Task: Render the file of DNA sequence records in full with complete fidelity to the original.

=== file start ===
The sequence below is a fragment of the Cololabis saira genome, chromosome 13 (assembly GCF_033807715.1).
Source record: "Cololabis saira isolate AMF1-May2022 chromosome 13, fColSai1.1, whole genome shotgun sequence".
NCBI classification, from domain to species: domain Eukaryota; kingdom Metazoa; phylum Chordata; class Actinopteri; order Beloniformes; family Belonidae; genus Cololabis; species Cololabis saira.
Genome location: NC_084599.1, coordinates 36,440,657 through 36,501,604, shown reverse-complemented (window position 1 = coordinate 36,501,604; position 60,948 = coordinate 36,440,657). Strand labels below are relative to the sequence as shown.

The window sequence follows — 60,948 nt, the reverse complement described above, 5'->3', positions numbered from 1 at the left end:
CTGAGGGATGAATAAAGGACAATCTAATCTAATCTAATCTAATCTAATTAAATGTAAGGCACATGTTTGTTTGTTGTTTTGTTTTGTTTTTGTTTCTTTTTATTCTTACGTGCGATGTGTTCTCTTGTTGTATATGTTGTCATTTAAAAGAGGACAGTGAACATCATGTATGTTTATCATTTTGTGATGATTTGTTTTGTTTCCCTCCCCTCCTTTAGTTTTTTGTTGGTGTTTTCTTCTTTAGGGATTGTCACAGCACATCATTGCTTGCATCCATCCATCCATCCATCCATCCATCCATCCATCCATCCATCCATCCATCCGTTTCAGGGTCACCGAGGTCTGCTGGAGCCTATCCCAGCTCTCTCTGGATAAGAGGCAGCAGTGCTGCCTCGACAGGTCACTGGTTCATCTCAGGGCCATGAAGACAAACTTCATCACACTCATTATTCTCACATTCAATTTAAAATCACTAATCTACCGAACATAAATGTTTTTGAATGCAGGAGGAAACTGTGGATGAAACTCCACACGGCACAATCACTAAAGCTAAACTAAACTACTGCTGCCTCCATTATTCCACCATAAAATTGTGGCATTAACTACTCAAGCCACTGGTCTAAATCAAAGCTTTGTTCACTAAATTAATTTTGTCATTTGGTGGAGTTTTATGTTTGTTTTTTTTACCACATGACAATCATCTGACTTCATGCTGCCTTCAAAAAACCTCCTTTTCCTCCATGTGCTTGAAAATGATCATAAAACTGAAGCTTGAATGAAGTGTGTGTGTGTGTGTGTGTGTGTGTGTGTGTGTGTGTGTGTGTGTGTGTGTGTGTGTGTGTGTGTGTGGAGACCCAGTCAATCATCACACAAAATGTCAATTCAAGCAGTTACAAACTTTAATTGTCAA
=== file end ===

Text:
The sequence below is a fragment of the Cololabis saira genome, chromosome 13 (assembly GCF_033807715.1).
Source record: "Cololabis saira isolate AMF1-May2022 chromosome 13, fColSai1.1, whole genome shotgun sequence".
NCBI classification, from domain to species: domain Eukaryota; kingdom Metazoa; phylum Chordata; class Actinopteri; order Beloniformes; family Belonidae; genus Cololabis; species Cololabis saira.
Genome location: NC_084599.1, coordinates 36,440,657 through 36,501,604, shown reverse-complemented (window position 1 = coordinate 36,501,604; position 60,948 = coordinate 36,440,657). Strand labels below are relative to the sequence as shown.

The window sequence follows — 60,948 nt, the reverse complement described above, 5'->3', positions numbered from 1 at the left end:
CTGAGGGATGAATAAAGGACAATCTAATCTAATCTAATCTAATCTAATTAAATGTAAGGCACATGTTTGTTTGTTGTTTTGTTTTGTTTTTGTTTCTTTTTATTCTTACGTGCGATGTGTTCTCTTGTTGTATATGTTGTCATTTAAAAGAGGACAGTGAACATCATGTATGTTTATCATTTTGTGATGATTTGTTTTGTTTCCCTCCCCTCCTTTAGTTTTTTGTTGGTGTTTTCTTCTTTAGGGATTGTCACAGCACATCATTGCTTGCATCCATCCATCCATCCATCCATCCATCCATCCATCCATCCATCCATCCATCCGTTTCAGGGTCACCGAGGTCTGCTGGAGCCTATCCCAGCTCTCTCTGGATAAGAGGCAGCAGTGCTGCCTCGACAGGTCACTGGTTCATCTCAGGGCCATGAAGACAAACTTCATCACACTCATTATTCTCACATTCAATTTAAAATCACTAATCTACCGAACATAAATGTTTTTGAATGCAGGAGGAAACTGTGGATGAAACTCCACACGGCACAATCACTAAAGCTAAACTAAACTACTGCTGCCTCCATTATTCCACCATAAAATTGTGGCATTAACTACTCAAGCCACTGGTCTAAATCAAAGCTTTGTTCACTAAATTAATTTTGTCATTTGGTGGAGTTTTATGTTTGTTTTTTTTACCACATGACAATCATCTGACTTCATGCTGCCTTCAAAAAACCTCCTTTTCCTCCATGTGCTTGAAAATGATCATAAAACTGAAGCTTGAATGAAGTGTGTGTGTGTGTGTGTGTGTGTGTGTGTGTGTGTGTGTGTGTGTGTGTGTGTGTGTGTGTGTGTGTGGAGACCCAGTCAATCATCACACAAAATGTCAATTCAAGCAGTTACAAACTTTAATTGTCAA